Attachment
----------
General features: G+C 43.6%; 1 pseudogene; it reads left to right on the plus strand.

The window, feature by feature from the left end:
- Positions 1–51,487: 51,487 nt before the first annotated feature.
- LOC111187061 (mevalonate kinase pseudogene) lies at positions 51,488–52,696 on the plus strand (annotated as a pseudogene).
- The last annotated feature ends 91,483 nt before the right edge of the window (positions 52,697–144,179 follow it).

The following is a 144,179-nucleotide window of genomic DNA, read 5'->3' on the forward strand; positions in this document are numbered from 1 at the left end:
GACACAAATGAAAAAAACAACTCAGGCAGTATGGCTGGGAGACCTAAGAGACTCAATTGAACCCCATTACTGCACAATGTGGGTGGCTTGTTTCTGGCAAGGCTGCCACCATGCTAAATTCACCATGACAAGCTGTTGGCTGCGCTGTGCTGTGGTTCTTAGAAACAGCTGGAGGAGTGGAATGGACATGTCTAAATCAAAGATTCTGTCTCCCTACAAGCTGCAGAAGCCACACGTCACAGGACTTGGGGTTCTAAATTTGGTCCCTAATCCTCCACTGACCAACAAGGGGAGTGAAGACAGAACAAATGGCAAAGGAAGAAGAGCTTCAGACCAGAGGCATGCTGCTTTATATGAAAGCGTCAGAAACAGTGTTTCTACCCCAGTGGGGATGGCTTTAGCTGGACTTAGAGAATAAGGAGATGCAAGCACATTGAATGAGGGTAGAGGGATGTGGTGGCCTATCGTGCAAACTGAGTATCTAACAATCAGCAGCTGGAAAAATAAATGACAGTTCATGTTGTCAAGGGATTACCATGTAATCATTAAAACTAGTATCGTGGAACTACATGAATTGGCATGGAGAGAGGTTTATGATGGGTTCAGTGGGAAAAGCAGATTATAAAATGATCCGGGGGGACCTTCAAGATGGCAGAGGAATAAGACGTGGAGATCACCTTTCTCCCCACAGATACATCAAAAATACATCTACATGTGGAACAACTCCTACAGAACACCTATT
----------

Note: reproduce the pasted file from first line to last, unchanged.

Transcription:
General features: G+C 43.6%; 1 pseudogene; it reads left to right on the plus strand.

The window, feature by feature from the left end:
- Positions 1–51,487: 51,487 nt before the first annotated feature.
- LOC111187061 (mevalonate kinase pseudogene) lies at positions 51,488–52,696 on the plus strand (annotated as a pseudogene).
- The last annotated feature ends 91,483 nt before the right edge of the window (positions 52,697–144,179 follow it).

The following is a 144,179-nucleotide window of genomic DNA, read 5'->3' on the forward strand; positions in this document are numbered from 1 at the left end:
GACACAAATGAAAAAAACAACTCAGGCAGTATGGCTGGGAGACCTAAGAGACTCAATTGAACCCCATTACTGCACAATGTGGGTGGCTTGTTTCTGGCAAGGCTGCCACCATGCTAAATTCACCATGACAAGCTGTTGGCTGCGCTGTGCTGTGGTTCTTAGAAACAGCTGGAGGAGTGGAATGGACATGTCTAAATCAAAGATTCTGTCTCCCTACAAGCTGCAGAAGCCACACGTCACAGGACTTGGGGTTCTAAATTTGGTCCCTAATCCTCCACTGACCAACAAGGGGAGTGAAGACAGAACAAATGGCAAAGGAAGAAGAGCTTCAGACCAGAGGCATGCTGCTTTATATGAAAGCGTCAGAAACAGTGTTTCTACCCCAGTGGGGATGGCTTTAGCTGGACTTAGAGAATAAGGAGATGCAAGCACATTGAATGAGGGTAGAGGGATGTGGTGGCCTATCGTGCAAACTGAGTATCTAACAATCAGCAGCTGGAAAAATAAATGACAGTTCATGTTGTCAAGGGATTACCATGTAATCATTAAAACTAGTATCGTGGAACTACATGAATTGGCATGGAGAGAGGTTTATGATGGGTTCAGTGGGAAAAGCAGATTATAAAATGATCCGGGGGGACCTTCAAGATGGCAGAGGAATAAGACGTGGAGATCACCTTTCTCCCCACAGATACATCAAAAATACATCTACATGTGGAACAACTCCTACAGAACACCTATT